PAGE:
TheGridGroup 1 is where you’ll find most religious believers, as it includes anyone who claims God is both knowable and known (usually just by them).

Group 2 houses your scientifically-minded theists and pretty much anyone who studies the philosophy of religion and somehow manages to remain a believer.

Group 2 is significantly less populous than Group 1 and a constant source of irritation to Group 3 (where you’ll find the vast majority of atheists) because it’s often trotted out in defence of religion under the pretence that that’s where most believers sit.

They don’t.

Finally Group 4 (containing your hardcore philosophical materialists) is largely empty. And because there’s hardly anyone in there, trying to refute atheism by targeting this lot is a bit like trying to kill a lion by clipping its toenails.

I respectfully request that all future religious discussions clearly indicate which of these four groups is being discussed.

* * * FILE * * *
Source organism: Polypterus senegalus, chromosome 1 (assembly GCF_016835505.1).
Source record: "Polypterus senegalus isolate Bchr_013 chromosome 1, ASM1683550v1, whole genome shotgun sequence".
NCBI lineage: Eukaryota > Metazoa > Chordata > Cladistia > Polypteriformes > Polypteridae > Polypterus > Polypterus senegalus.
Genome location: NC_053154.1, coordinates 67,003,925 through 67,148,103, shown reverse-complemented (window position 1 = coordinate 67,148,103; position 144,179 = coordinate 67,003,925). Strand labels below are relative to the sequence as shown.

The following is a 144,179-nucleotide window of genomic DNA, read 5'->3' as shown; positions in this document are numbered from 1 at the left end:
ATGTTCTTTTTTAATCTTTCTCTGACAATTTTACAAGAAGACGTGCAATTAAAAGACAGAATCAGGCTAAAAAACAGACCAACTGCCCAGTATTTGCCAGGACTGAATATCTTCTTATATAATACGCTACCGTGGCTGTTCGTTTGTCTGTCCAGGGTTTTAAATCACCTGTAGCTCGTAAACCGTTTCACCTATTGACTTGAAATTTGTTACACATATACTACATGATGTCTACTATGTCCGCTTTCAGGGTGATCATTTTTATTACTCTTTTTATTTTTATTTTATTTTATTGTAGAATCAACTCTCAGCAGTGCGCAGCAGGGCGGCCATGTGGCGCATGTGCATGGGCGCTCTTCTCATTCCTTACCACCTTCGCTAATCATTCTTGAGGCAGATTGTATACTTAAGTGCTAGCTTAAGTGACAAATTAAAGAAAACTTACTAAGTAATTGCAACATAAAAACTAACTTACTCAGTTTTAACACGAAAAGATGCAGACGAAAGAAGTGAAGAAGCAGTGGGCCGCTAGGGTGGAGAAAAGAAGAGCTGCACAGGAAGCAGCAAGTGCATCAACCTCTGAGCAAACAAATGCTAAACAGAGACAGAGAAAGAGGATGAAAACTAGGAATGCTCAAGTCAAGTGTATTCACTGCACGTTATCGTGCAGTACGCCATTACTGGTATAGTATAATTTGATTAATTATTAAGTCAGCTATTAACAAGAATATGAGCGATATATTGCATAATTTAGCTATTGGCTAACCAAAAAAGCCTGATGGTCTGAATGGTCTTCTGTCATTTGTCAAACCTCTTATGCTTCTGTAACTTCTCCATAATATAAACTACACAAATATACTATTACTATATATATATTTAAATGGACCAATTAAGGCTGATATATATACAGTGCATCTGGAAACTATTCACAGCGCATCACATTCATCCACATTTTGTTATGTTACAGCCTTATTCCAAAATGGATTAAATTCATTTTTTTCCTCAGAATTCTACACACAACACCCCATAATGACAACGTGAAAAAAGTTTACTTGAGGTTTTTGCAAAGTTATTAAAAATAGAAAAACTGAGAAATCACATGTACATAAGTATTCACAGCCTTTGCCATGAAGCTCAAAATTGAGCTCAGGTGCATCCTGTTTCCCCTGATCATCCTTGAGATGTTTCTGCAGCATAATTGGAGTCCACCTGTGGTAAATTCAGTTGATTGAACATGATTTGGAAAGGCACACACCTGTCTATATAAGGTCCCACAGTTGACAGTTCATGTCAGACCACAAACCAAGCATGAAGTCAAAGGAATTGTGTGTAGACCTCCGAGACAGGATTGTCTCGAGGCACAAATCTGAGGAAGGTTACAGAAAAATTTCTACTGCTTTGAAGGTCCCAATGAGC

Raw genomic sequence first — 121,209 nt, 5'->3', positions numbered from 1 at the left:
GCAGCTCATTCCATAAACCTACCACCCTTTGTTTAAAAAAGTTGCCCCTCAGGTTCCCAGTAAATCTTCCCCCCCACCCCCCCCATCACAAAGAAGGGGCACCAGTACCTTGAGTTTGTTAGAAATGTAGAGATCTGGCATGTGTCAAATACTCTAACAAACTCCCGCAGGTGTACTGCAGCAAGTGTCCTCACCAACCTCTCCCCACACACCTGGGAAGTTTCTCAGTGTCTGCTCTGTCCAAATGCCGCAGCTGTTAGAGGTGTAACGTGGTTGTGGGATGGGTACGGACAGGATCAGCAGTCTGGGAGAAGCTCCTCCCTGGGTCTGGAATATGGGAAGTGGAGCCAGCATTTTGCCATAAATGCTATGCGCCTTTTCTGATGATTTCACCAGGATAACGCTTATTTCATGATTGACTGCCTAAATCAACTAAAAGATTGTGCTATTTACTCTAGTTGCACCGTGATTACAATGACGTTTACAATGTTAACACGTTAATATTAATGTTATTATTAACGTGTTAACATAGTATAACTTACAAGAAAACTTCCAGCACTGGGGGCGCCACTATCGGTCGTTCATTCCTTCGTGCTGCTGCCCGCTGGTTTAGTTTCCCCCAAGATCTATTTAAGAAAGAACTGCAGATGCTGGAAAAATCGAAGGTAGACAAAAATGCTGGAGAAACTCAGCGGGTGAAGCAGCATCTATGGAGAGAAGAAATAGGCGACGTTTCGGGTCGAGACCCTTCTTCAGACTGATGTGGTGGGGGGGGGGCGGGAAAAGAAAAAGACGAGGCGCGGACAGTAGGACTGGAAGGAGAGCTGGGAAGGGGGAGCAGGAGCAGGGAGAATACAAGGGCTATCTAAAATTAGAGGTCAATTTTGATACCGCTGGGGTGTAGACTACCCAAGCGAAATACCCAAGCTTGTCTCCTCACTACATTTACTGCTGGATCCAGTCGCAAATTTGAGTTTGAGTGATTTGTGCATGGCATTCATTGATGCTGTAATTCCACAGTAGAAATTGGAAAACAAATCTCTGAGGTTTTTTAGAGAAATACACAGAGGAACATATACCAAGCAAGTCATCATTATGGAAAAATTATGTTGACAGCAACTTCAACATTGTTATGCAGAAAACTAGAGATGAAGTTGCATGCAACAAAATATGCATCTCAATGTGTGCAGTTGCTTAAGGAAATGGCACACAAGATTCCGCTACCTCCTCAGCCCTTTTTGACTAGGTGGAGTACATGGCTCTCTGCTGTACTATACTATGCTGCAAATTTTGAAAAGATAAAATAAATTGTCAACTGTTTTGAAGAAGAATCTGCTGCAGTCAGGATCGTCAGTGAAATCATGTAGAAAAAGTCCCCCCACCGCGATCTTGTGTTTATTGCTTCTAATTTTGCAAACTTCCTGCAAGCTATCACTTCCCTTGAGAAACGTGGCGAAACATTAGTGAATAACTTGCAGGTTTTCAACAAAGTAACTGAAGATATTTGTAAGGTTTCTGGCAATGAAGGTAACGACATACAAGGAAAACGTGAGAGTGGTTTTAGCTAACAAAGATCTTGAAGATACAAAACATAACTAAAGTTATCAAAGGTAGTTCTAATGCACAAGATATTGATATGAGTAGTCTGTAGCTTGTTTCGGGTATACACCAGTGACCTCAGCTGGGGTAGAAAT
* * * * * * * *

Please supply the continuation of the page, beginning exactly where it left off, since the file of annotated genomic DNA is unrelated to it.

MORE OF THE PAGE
Thank you.

5 comments:

Rob said...

I (somewhat) call shenanigans.
You are saying that you believe that some things can't be known? That one day, science will throw up its hands and say "we're done here. we've answered aeverything that can be answered empirically through the scientific method, and while there are still questions out there, they can't be known by us"?

I don't believe that's what you think at all. (Isn't it great how so many of our arguments stem from one of us claiming to know the other better than they do themselves?).